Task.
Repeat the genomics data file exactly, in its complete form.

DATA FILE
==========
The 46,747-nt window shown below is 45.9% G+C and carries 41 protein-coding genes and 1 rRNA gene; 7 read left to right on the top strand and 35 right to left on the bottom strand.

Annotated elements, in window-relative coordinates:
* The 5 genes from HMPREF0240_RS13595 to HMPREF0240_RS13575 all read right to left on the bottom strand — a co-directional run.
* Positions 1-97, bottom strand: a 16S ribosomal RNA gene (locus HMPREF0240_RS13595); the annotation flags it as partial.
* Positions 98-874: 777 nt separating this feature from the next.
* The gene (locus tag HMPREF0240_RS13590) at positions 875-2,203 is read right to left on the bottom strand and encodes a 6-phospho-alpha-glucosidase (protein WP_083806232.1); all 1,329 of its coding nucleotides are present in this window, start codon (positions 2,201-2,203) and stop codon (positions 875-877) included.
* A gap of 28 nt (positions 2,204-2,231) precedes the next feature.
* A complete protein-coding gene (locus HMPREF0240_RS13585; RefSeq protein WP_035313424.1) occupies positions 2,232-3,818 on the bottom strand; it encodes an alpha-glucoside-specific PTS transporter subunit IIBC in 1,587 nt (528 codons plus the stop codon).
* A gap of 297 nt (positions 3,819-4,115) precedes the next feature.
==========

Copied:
The 46,747-nt window shown below is 45.9% G+C and carries 41 protein-coding genes and 1 rRNA gene; 7 read left to right on the top strand and 35 right to left on the bottom strand.

Annotated elements, in window-relative coordinates:
* The 5 genes from HMPREF0240_RS13595 to HMPREF0240_RS13575 all read right to left on the bottom strand — a co-directional run.
* Positions 1-97, bottom strand: a 16S ribosomal RNA gene (locus HMPREF0240_RS13595); the annotation flags it as partial.
* Positions 98-874: 777 nt separating this feature from the next.
* The gene (locus tag HMPREF0240_RS13590) at positions 875-2,203 is read right to left on the bottom strand and encodes a 6-phospho-alpha-glucosidase (protein WP_083806232.1); all 1,329 of its coding nucleotides are present in this window, start codon (positions 2,201-2,203) and stop codon (positions 875-877) included.
* A gap of 28 nt (positions 2,204-2,231) precedes the next feature.
* A complete protein-coding gene (locus HMPREF0240_RS13585; RefSeq protein WP_035313424.1) occupies positions 2,232-3,818 on the bottom strand; it encodes an alpha-glucoside-specific PTS transporter subunit IIBC in 1,587 nt (528 codons plus the stop codon).
* A gap of 297 nt (positions 3,819-4,115) precedes the next feature.